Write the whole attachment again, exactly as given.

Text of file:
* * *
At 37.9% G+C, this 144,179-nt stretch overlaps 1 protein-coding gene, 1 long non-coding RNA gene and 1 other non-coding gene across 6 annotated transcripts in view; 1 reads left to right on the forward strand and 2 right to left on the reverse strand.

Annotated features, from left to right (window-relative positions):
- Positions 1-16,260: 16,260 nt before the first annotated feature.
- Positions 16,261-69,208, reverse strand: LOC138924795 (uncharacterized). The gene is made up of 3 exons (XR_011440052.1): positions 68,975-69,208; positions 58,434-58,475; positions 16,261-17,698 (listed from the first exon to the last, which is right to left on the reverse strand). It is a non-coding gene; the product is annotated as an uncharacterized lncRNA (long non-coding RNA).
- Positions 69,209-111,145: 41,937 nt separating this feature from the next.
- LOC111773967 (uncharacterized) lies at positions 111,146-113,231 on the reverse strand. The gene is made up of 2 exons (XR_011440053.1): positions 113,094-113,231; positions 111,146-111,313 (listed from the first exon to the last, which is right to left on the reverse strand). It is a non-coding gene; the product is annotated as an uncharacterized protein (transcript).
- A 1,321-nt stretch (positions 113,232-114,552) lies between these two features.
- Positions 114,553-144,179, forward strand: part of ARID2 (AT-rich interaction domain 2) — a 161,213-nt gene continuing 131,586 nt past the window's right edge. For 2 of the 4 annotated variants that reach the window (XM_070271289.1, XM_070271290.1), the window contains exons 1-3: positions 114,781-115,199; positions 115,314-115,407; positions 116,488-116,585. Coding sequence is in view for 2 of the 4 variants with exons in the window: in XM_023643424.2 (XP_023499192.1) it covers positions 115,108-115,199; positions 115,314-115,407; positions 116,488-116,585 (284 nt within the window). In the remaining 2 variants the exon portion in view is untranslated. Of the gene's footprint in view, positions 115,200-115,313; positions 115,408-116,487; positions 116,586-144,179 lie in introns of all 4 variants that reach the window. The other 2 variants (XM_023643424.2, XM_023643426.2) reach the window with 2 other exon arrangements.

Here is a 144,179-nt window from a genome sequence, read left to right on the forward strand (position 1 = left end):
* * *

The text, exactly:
At 37.9% G+C, this 144,179-nt stretch overlaps 1 protein-coding gene, 1 long non-coding RNA gene and 1 other non-coding gene across 6 annotated transcripts in view; 1 reads left to right on the forward strand and 2 right to left on the reverse strand.

Annotated features, from left to right (window-relative positions):
- Positions 1-16,260: 16,260 nt before the first annotated feature.
- Positions 16,261-69,208, reverse strand: LOC138924795 (uncharacterized). The gene is made up of 3 exons (XR_011440052.1): positions 68,975-69,208; positions 58,434-58,475; positions 16,261-17,698 (listed from the first exon to the last, which is right to left on the reverse strand). It is a non-coding gene; the product is annotated as an uncharacterized lncRNA (long non-coding RNA).
- Positions 69,209-111,145: 41,937 nt separating this feature from the next.
- LOC111773967 (uncharacterized) lies at positions 111,146-113,231 on the reverse strand. The gene is made up of 2 exons (XR_011440053.1): positions 113,094-113,231; positions 111,146-111,313 (listed from the first exon to the last, which is right to left on the reverse strand). It is a non-coding gene; the product is annotated as an uncharacterized protein (transcript).
- A 1,321-nt stretch (positions 113,232-114,552) lies between these two features.
- Positions 114,553-144,179, forward strand: part of ARID2 (AT-rich interaction domain 2) — a 161,213-nt gene continuing 131,586 nt past the window's right edge. For 2 of the 4 annotated variants that reach the window (XM_070271289.1, XM_070271290.1), the window contains exons 1-3: positions 114,781-115,199; positions 115,314-115,407; positions 116,488-116,585. Coding sequence is in view for 2 of the 4 variants with exons in the window: in XM_023643424.2 (XP_023499192.1) it covers positions 115,108-115,199; positions 115,314-115,407; positions 116,488-116,585 (284 nt within the window). In the remaining 2 variants the exon portion in view is untranslated. Of the gene's footprint in view, positions 115,200-115,313; positions 115,408-116,487; positions 116,586-144,179 lie in introns of all 4 variants that reach the window. The other 2 variants (XM_023643424.2, XM_023643426.2) reach the window with 2 other exon arrangements.

Here is a 144,179-nt window from a genome sequence, read left to right on the forward strand (position 1 = left end):